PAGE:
Now that we are settled into the farm we are ready bring on the sheep! We are picking up our sheep on Thursday. Now for a little bit about our sheep and our plans for them
We are getting three ewes that are already experienced mothers and have been handled frequently and so are easy to manage. They are from Rare Find Farm near Raleigh, NC. They are registered as #S25401 (Endive-4yr), #S24904 (Elizabeth- 4yr), #s27527 (Fannie Mae-3yr). They have all had lambs but only Endive and Elizabeth have sons (1 each) registered.
We are raising Shetland sheep, a heritage breed characterized by its small size, hardiness, friendly nature and fine fleece. Ewes are usually between 75 and 100lb with 2-4lb of fleece per shearing. Shetlands are listed as a “recovering” breed by the American Livestock Breeds Conservancy.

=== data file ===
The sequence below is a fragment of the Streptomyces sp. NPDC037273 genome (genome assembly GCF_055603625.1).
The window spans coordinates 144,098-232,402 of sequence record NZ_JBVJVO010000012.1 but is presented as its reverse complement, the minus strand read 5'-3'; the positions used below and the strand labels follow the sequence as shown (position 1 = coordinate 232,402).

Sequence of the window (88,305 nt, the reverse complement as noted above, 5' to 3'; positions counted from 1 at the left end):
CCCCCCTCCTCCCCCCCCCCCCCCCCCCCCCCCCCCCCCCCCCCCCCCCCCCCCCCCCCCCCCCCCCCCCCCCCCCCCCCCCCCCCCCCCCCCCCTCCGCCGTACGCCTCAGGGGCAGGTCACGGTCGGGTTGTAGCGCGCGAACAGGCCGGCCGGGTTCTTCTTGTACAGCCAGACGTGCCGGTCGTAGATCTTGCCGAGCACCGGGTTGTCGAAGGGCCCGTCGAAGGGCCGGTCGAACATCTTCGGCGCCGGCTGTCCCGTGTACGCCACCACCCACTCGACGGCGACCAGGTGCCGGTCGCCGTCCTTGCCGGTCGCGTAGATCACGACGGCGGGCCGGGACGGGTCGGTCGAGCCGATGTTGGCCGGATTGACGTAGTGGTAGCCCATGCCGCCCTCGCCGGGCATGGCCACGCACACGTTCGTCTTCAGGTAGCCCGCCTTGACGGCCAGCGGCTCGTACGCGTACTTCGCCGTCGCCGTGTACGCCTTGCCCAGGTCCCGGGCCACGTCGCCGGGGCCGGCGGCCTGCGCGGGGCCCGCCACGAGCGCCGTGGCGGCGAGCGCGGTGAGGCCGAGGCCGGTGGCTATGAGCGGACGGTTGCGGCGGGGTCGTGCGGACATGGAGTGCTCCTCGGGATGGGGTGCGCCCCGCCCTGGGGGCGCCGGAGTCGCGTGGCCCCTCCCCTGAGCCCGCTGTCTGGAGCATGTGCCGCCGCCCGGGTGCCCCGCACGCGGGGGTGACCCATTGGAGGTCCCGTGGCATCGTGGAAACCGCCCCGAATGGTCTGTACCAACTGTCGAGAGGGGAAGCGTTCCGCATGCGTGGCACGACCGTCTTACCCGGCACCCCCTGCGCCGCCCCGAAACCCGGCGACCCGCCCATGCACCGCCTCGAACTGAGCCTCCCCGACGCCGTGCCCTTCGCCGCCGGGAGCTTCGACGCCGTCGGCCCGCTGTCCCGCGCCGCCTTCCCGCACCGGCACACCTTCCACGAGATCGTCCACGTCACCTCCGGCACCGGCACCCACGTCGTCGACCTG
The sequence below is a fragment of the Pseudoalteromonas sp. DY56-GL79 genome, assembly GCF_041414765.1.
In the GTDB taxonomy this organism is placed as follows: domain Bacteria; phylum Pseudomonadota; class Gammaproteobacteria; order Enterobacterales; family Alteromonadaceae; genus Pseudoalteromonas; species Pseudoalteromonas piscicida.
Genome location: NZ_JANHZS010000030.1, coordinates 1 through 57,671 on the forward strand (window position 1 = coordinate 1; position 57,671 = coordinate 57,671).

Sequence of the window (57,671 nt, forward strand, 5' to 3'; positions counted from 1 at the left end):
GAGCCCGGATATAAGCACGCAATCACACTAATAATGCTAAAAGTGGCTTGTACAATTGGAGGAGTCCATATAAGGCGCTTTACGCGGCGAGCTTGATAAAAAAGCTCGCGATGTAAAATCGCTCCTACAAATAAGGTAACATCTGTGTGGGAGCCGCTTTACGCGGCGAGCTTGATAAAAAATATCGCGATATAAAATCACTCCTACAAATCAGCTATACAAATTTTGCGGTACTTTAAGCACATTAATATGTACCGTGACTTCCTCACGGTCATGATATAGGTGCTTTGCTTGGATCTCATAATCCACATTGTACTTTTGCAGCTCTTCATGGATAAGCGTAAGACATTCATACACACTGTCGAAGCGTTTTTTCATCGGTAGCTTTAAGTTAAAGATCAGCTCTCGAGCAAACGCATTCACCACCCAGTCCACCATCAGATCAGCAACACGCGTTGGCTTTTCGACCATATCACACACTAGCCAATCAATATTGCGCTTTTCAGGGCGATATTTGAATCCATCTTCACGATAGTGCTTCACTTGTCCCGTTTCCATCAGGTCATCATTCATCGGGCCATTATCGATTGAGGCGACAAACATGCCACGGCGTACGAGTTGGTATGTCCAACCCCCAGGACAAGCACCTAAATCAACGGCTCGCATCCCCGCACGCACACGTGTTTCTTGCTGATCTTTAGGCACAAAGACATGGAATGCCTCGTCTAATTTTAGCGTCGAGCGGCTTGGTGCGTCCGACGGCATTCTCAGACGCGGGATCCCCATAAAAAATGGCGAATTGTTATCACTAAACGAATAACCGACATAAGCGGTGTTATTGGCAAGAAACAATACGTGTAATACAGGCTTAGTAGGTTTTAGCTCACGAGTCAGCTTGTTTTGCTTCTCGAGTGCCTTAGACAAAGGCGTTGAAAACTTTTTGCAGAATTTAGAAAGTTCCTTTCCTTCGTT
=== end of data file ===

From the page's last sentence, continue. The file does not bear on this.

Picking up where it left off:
Our sheep will be primarily pasture fed, eating the grass that is growing in the pasture and not needing any grain or hay during the summer. Our Ewes will be given grain during gestation and after lambing, though, to keep them healthy while they are making and feeding babies. Sheep don’t require much housing but they will have access to shelter in the barn whenever they want to get out of the weather or the sun. There is also shade from trees growing in and around the pasture.
Our flock will primarily be a breeding flock. In other words, our goal is to create lambs that can go on to be used for breeding– not eaten or wethered. Some of our sheep will still probably be used for meat, particularly if we get a lot of rams or have animals that aren’t worth breeding, but the goal will be to grow our flock of breeding ewes and also to sell breeding ewes and rams to other farms. For now we will be leasing the use of a Shetland ram from a nearby farm, hopefully. That’s something that we need to arrange soon! If we want to have lambs in April we’ll need to breed in November.